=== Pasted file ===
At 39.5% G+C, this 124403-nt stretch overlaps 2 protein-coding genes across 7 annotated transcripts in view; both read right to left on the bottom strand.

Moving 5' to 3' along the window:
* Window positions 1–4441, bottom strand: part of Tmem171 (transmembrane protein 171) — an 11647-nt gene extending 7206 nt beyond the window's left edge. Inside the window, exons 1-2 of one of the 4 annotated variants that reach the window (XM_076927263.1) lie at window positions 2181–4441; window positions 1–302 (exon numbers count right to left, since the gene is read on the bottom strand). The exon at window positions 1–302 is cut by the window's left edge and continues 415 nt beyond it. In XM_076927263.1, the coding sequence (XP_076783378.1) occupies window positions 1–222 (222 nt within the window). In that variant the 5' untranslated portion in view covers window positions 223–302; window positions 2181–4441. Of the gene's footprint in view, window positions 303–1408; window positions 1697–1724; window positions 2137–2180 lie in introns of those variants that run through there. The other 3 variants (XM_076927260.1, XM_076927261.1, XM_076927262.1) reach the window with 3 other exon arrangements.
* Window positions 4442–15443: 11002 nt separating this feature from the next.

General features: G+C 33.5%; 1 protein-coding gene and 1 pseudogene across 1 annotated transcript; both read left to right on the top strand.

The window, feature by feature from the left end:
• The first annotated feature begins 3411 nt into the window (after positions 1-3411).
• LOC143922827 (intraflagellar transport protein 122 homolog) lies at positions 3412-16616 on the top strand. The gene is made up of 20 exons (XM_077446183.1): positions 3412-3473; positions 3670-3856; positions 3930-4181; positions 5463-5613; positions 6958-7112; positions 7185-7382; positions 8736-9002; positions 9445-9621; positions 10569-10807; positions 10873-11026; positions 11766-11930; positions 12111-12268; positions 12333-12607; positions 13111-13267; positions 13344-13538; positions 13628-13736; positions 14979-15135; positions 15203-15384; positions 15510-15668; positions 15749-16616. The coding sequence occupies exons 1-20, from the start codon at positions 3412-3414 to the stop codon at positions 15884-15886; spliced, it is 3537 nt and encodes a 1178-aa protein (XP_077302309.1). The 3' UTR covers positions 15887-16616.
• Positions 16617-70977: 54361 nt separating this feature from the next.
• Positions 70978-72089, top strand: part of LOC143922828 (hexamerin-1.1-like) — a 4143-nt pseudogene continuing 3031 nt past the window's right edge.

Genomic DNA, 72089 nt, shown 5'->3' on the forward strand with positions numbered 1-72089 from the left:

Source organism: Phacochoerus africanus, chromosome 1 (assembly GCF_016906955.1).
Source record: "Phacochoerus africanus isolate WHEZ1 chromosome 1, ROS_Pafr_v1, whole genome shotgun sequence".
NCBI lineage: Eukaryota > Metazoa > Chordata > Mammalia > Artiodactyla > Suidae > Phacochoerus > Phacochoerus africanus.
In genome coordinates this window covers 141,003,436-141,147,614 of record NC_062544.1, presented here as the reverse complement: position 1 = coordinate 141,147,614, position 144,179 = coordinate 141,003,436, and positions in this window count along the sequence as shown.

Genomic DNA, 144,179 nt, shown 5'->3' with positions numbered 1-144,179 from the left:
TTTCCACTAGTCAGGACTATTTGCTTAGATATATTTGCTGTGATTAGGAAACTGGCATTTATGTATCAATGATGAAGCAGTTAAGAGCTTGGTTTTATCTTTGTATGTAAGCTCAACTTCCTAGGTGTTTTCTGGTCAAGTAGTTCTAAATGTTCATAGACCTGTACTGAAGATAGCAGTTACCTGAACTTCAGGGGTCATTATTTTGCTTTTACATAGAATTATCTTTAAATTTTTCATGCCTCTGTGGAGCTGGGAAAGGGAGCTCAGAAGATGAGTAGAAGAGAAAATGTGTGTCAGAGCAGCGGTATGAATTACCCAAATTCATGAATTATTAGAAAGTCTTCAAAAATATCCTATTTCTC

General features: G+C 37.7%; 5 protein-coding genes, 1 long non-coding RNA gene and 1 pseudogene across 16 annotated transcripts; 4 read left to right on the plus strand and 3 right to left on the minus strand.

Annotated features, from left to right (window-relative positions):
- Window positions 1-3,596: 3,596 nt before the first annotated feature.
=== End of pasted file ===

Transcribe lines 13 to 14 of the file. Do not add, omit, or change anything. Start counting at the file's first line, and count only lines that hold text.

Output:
Source record: "Phacochoerus africanus isolate WHEZ1 chromosome 1, ROS_Pafr_v1, whole genome shotgun sequence".
NCBI lineage: Eukaryota > Metazoa > Chordata > Mammalia > Artiodactyla > Suidae > Phacochoerus > Phacochoerus africanus.